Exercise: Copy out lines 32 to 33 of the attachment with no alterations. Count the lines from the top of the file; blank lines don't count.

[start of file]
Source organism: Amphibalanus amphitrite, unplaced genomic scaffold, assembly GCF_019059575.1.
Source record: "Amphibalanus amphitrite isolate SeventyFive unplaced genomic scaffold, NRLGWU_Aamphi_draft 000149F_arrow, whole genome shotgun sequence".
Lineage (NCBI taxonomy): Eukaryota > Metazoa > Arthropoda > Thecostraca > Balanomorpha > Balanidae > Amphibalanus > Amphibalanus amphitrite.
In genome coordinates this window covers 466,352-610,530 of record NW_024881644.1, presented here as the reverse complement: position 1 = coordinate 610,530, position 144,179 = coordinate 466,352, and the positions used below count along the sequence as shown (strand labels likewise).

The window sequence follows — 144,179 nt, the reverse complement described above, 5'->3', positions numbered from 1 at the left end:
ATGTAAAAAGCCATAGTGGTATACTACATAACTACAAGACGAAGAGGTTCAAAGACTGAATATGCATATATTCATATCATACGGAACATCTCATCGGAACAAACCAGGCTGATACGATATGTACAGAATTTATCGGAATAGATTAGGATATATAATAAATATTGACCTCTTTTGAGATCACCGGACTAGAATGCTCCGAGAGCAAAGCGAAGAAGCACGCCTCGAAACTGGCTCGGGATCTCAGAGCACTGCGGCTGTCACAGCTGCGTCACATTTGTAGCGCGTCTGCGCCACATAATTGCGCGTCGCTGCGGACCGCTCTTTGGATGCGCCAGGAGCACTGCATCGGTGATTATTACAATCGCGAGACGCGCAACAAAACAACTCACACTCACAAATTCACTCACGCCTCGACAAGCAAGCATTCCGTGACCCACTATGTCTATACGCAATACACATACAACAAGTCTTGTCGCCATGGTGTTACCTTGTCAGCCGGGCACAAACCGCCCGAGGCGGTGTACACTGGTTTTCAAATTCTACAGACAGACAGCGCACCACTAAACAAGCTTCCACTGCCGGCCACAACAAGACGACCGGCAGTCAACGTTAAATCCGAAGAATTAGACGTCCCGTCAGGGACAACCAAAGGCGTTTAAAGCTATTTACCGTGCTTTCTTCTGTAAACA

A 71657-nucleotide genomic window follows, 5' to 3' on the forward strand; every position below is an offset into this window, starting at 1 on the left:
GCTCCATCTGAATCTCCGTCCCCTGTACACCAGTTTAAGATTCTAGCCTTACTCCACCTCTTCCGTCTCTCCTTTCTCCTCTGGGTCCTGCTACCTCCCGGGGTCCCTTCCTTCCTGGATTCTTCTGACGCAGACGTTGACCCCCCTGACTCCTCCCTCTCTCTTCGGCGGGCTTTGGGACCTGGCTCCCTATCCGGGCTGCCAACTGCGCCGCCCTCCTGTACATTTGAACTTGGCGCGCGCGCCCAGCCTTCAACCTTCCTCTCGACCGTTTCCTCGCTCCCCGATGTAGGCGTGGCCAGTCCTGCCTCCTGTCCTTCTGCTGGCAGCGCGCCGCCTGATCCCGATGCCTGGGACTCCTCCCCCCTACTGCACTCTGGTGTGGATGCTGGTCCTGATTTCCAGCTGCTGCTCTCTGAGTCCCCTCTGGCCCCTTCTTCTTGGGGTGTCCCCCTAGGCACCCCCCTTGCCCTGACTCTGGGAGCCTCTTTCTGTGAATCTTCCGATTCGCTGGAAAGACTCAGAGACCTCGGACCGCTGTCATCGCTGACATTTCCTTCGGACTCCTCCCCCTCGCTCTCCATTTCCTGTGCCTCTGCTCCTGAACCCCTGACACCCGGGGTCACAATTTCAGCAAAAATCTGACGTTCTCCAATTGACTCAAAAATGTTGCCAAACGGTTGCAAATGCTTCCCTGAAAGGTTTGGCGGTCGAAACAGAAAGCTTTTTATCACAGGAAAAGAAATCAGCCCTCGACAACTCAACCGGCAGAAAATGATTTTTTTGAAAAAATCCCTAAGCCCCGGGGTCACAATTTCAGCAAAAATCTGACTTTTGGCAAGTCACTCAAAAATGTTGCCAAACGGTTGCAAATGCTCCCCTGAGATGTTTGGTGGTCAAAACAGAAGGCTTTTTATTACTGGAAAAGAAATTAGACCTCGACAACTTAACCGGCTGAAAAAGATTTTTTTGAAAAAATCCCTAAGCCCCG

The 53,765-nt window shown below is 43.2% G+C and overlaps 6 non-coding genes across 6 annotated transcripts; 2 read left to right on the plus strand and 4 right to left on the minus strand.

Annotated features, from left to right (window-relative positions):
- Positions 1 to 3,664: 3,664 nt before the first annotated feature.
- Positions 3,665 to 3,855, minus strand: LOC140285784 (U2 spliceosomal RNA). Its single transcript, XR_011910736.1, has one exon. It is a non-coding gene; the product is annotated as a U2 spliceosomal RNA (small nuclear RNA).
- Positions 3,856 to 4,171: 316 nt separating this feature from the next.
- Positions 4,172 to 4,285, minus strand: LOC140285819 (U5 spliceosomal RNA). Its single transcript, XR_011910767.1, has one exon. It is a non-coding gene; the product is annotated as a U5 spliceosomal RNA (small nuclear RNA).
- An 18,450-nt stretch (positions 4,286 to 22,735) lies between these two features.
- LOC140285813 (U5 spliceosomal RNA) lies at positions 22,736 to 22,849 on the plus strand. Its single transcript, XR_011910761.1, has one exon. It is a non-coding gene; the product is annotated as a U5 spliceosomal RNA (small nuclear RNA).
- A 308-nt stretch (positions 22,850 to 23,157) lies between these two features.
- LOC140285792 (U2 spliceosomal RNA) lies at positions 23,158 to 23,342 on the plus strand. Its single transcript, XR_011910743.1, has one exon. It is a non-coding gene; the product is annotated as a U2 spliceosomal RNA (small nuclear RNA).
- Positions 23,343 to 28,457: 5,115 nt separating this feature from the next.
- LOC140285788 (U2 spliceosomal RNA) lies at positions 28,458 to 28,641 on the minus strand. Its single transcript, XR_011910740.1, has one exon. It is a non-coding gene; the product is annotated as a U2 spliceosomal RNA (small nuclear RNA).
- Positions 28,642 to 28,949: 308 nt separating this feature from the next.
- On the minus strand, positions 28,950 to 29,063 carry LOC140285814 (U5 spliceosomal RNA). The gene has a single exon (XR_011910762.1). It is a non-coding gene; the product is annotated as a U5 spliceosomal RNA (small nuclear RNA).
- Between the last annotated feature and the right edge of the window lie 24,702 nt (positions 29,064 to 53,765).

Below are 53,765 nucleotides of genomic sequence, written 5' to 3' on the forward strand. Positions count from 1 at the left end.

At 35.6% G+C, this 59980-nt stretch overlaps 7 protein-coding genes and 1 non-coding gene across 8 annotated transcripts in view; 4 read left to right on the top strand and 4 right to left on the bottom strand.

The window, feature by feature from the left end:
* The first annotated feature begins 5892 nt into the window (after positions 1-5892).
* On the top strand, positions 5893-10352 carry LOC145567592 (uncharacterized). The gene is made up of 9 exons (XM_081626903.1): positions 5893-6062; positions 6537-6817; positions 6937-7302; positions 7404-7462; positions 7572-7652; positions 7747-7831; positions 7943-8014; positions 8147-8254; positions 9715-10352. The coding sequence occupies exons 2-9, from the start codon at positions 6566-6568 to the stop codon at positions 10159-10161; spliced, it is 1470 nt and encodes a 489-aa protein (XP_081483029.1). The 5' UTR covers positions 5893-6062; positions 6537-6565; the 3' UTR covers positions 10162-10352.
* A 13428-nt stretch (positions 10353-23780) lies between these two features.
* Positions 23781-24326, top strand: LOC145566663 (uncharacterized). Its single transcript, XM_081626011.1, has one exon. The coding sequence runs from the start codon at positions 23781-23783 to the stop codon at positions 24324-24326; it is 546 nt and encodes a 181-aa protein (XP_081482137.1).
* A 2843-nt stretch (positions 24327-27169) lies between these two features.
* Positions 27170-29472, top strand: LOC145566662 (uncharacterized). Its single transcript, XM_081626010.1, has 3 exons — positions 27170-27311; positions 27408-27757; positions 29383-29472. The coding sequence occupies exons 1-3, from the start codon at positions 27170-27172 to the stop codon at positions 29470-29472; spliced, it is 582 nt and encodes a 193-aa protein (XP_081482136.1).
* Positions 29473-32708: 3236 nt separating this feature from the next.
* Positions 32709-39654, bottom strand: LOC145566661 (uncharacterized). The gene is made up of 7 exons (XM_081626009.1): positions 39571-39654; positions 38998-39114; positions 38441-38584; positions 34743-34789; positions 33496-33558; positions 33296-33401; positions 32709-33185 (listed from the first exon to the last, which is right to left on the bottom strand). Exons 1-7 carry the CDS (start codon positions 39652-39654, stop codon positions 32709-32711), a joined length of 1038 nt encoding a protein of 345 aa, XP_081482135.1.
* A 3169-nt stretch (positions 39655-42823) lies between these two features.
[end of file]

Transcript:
* Positions 27170-29472, top strand: LOC145566662 (uncharacterized). Its single transcript, XM_081626010.1, has 3 exons — positions 27170-27311; positions 27408-27757; positions 29383-29472. The coding sequence occupies exons 1-3, from the start codon at positions 27170-27172 to the stop codon at positions 29470-29472; spliced, it is 582 nt and encodes a 193-aa protein (XP_081482136.1).
* Positions 29473-32708: 3236 nt separating this feature from the next.